Thomas Nast (American (born Germany), Landau 1840–1902 Guayaquil)
Portrait of Joseph Norton Dolph (American, Dolphsburg, New York 1835–1897 Oregon)
Graphite and pen and black ink on scratchboard
sheet: 13 1/2 x 10 1/4 in. (34.3 x 26 cm)
Purchase, Fletcher Fund, 1934
Not on view
Nast’s striking caricature of the United States senator from Oregon probably dates to 1894, the year that Dolph lost his bid for a third term. The image resembles a photograph published in a Congressional directory of 1893, but Nash exaggerated the nose and brows and suggested an outsized personality by giving the long beard and hair a wild energy. As an outspoken defender of principled politicians, the artist was likely sympathetic to his subject, who was a hardworking, well-respected litigator. Nast made this drawing at a time when reliable outlets for his work had grown scarce. After severing his longtime connection to Harper’s Weekly in 1886, he experienced financial difficulties. Scratchboard was used for this drawing, a support that consists of paper covered with a thin layer of clay, a medium that allows the creation of bright highlights.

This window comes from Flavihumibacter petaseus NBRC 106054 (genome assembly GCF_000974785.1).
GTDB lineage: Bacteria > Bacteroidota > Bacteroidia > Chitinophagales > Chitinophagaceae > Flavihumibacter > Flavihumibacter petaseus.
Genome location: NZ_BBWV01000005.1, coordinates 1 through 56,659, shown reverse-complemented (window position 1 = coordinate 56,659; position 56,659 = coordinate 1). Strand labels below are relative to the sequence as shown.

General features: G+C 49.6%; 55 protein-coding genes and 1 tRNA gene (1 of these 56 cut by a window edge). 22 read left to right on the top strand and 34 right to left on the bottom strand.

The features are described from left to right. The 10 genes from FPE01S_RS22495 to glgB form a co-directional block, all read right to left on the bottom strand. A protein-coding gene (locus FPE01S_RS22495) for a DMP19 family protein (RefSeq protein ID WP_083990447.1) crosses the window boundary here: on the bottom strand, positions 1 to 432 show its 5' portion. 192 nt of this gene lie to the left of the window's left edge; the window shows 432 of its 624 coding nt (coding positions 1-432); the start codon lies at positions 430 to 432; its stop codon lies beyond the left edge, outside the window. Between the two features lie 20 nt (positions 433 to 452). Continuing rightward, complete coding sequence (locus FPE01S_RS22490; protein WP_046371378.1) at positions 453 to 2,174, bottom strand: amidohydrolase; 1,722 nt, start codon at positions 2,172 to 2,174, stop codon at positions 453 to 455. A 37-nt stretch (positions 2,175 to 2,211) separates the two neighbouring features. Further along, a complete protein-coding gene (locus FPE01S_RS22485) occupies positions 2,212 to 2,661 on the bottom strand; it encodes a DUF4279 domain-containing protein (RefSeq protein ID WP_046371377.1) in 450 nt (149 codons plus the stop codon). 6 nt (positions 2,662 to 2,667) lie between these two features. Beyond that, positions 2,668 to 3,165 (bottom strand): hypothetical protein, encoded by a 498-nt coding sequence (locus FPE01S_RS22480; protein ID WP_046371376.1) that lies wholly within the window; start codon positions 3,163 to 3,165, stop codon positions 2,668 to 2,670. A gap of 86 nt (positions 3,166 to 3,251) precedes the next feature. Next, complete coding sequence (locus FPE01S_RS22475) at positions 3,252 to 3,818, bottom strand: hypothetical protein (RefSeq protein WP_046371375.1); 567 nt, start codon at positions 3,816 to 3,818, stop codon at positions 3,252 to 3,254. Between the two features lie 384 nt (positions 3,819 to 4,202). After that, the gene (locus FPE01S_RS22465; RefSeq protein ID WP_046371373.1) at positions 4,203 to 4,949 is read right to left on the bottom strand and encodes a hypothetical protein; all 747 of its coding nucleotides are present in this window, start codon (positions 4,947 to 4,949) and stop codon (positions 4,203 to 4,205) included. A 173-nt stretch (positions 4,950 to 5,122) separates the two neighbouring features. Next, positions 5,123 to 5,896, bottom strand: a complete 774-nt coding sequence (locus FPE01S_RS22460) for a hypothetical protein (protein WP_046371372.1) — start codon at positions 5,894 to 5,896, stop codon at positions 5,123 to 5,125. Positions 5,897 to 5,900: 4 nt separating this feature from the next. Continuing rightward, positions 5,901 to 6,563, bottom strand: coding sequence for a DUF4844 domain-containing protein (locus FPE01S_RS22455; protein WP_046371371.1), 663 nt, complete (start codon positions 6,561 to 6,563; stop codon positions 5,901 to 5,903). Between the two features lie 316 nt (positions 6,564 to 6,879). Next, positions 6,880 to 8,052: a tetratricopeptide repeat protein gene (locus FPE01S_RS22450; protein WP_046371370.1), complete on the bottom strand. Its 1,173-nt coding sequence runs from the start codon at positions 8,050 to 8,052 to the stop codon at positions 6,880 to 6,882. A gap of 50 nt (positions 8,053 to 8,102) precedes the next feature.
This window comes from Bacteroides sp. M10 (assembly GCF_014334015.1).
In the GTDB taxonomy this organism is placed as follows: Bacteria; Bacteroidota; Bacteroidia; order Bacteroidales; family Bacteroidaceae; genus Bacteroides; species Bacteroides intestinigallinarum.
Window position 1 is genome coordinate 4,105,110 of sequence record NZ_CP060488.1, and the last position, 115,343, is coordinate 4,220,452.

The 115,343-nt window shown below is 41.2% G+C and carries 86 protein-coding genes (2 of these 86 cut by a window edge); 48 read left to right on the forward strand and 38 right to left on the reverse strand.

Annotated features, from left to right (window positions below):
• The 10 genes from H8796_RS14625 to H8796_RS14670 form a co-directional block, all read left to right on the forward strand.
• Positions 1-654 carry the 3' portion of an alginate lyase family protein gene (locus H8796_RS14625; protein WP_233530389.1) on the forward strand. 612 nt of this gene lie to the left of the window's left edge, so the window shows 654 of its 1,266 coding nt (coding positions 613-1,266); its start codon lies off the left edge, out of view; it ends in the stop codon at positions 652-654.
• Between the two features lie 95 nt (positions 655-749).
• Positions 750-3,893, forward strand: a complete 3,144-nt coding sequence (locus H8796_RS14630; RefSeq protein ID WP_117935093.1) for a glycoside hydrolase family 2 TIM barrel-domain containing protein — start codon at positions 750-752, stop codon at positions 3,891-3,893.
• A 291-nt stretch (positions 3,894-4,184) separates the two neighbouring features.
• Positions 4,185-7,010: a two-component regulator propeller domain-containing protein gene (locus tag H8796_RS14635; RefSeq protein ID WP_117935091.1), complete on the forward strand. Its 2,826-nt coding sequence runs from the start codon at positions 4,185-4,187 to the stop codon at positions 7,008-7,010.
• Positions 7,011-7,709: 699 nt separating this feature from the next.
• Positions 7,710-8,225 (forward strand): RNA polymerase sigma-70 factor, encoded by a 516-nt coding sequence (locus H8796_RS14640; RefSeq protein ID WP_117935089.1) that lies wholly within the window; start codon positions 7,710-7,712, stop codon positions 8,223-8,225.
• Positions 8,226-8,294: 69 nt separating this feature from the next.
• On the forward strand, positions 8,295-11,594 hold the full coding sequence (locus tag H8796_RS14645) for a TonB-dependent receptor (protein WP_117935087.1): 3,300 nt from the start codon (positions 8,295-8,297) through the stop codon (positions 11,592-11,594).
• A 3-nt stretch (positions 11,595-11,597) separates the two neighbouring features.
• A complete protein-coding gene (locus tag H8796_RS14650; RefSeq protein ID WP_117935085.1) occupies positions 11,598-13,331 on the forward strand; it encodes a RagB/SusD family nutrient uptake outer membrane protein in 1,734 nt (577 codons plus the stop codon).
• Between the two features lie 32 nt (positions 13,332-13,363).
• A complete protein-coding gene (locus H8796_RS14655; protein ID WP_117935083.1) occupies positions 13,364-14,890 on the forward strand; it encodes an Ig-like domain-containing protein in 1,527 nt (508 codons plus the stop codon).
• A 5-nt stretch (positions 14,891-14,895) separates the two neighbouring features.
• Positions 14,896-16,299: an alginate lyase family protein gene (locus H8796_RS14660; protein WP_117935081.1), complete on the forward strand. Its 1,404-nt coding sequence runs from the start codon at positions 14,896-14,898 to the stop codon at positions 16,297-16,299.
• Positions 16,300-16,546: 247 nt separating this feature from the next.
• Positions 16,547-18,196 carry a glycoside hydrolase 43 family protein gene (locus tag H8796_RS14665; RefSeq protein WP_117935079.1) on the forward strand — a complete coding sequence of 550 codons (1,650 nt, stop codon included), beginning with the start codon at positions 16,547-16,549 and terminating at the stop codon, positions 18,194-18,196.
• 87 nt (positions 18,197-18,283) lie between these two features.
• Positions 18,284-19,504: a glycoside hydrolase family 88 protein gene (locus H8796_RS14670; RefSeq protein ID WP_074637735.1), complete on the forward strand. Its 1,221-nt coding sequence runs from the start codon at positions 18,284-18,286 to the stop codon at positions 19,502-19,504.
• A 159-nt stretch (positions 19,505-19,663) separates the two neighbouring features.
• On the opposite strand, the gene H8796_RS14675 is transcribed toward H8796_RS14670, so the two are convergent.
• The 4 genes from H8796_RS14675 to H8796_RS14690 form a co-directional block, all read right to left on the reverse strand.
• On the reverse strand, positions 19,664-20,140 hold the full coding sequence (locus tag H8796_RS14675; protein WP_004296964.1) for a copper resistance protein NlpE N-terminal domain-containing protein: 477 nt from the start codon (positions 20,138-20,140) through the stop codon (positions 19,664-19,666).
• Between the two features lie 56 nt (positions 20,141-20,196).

Signature: "Th: Nast" lower left
Inscription: on mount: "Sen. Dolph Oregon"
The Metropolitan Museum of Art. "Infinite Jest: Caricature and Satire from Leonardo to Levine," September 13, 2011–March 4, 2012.
Nadine Orenstein, Constance C. McPhee Infinite Jest: Caricature and Satire from Leonardo to Levine Exh. cat.: September 13, 2011 - March 4, 2012. The Metropolitan Museum of Art, New Haven and London, 2011, Entry by Constance McPhee, cat. no. 146, p. 185, ill.